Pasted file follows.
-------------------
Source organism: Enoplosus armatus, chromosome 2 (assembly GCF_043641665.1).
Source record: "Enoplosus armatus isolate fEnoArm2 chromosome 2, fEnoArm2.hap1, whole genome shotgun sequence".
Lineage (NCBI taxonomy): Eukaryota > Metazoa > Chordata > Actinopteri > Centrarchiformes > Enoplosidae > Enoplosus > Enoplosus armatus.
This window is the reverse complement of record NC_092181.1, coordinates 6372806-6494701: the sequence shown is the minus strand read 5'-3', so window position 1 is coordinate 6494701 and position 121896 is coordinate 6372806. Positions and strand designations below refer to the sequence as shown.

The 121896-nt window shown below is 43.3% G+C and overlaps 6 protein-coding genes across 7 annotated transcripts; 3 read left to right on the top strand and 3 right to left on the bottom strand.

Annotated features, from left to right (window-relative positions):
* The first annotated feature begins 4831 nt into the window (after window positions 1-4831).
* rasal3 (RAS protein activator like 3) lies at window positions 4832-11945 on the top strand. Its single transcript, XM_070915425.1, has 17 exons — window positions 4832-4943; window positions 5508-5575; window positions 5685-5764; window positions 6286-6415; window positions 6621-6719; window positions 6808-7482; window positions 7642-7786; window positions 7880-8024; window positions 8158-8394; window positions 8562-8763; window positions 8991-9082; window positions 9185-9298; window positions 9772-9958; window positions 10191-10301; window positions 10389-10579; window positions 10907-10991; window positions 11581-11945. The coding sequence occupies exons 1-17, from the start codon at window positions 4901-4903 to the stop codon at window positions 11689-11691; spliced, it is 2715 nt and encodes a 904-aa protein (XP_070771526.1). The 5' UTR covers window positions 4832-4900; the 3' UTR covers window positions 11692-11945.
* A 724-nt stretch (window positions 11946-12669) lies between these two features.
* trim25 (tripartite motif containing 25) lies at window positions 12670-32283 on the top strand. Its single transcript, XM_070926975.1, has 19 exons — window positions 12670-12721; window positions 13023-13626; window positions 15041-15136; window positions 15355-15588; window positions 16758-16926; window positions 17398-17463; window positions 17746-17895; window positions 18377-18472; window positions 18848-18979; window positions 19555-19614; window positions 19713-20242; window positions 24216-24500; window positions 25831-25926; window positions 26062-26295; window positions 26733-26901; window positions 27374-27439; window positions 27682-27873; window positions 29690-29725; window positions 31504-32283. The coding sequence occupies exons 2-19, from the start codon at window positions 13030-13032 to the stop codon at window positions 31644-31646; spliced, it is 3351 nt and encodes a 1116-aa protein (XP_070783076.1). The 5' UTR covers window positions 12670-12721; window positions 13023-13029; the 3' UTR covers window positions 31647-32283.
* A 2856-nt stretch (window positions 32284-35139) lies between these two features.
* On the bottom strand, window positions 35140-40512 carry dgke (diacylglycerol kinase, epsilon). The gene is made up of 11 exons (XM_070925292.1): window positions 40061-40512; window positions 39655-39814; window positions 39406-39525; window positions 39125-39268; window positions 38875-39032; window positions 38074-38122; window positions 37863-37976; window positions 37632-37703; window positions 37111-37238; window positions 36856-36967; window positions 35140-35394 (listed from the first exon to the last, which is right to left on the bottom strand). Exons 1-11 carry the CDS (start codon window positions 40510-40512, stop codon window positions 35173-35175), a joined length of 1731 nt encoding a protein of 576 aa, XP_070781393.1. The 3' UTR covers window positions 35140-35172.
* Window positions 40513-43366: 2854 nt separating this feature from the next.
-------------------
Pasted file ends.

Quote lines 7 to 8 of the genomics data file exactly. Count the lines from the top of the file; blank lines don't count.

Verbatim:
* The first annotated feature begins 4831 nt into the window (after window positions 1-4831).
* rasal3 (RAS protein activator like 3) lies at window positions 4832-11945 on the top strand. Its single transcript, XM_070915425.1, has 17 exons — window positions 4832-4943; window positions 5508-5575; window positions 5685-5764; window positions 6286-6415; window positions 6621-6719; window positions 6808-7482; window positions 7642-7786; window positions 7880-8024; window positions 8158-8394; window positions 8562-8763; window positions 8991-9082; window positions 9185-9298; window positions 9772-9958; window positions 10191-10301; window positions 10389-10579; window positions 10907-10991; window positions 11581-11945. The coding sequence occupies exons 1-17, from the start codon at window positions 4901-4903 to the stop codon at window positions 11689-11691; spliced, it is 2715 nt and encodes a 904-aa protein (XP_070771526.1). The 5' UTR covers window positions 4832-4900; the 3' UTR covers window positions 11692-11945.